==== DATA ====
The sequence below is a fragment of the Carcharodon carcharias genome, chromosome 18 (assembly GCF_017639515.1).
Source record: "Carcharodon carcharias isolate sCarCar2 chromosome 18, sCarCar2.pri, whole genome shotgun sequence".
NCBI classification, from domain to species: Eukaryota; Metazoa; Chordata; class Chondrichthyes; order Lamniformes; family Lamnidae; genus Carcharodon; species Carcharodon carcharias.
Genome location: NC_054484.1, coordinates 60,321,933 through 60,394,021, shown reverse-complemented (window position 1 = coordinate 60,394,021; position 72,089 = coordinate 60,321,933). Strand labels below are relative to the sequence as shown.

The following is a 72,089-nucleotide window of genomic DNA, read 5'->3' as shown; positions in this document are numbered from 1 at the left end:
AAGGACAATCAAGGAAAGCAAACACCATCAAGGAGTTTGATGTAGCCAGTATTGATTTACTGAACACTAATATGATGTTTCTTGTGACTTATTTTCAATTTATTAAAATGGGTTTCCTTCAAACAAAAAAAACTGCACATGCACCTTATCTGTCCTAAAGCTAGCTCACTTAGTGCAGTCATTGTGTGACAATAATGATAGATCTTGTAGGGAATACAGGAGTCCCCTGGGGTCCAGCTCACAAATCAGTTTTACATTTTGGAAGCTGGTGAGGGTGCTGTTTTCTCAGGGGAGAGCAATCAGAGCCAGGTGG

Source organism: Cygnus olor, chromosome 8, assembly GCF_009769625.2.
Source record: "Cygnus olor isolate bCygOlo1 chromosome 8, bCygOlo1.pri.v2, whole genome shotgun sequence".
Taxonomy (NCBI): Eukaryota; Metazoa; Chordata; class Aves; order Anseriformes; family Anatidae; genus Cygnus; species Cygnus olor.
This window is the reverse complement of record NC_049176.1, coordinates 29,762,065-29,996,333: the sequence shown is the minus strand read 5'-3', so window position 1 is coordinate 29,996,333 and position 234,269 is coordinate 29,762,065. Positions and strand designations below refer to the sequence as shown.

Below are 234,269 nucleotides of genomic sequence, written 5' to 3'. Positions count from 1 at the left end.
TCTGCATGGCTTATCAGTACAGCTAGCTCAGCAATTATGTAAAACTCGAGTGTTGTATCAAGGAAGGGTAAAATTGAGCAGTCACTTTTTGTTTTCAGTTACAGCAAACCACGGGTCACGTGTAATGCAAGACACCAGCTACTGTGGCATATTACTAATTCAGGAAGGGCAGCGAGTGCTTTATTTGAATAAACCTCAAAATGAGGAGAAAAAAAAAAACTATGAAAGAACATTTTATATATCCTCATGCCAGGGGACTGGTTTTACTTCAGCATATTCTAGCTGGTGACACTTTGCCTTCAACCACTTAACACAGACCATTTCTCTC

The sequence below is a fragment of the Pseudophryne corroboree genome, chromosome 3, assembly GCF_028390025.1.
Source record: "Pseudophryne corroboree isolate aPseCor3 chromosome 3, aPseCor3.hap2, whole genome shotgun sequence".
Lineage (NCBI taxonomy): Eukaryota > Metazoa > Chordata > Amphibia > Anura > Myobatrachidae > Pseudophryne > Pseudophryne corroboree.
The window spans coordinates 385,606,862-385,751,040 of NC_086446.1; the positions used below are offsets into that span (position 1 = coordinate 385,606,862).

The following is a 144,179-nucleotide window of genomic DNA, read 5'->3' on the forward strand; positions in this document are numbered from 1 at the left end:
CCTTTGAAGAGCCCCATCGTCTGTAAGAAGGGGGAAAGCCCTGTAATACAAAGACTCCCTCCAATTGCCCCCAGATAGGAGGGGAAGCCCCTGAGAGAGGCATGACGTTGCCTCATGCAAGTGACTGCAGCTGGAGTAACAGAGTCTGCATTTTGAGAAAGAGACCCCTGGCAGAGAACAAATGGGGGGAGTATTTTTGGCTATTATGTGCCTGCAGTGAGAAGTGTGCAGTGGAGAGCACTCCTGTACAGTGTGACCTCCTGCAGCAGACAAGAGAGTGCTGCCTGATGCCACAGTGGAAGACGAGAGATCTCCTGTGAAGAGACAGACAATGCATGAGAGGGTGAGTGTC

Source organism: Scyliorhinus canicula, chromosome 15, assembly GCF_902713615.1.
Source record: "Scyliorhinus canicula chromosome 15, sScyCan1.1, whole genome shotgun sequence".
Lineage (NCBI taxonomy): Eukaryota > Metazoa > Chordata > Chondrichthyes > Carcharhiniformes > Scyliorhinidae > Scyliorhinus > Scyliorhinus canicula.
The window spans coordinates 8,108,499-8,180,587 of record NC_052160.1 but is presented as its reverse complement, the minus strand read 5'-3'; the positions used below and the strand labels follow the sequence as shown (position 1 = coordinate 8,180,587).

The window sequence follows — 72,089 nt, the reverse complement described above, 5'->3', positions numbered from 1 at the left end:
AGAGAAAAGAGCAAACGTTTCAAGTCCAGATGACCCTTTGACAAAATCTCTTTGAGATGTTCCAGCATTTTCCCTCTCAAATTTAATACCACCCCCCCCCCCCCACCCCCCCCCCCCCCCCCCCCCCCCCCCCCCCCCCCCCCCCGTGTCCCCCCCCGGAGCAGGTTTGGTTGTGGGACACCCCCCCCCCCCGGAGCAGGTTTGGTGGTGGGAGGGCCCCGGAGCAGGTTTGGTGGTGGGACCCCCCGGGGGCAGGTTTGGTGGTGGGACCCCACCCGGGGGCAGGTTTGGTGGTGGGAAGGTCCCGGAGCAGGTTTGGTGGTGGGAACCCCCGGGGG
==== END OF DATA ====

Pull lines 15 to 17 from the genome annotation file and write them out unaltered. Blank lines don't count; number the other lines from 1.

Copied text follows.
Lineage (NCBI taxonomy): Eukaryota > Metazoa > Chordata > Amphibia > Anura > Myobatrachidae > Pseudophryne > Pseudophryne corroboree.
The window spans coordinates 385,606,862-385,751,040 of NC_086446.1; the positions used below are offsets into that span (position 1 = coordinate 385,606,862).

The following is a 144,179-nucleotide window of genomic DNA, read 5'->3' on the forward strand; positions in this document are numbered from 1 at the left end: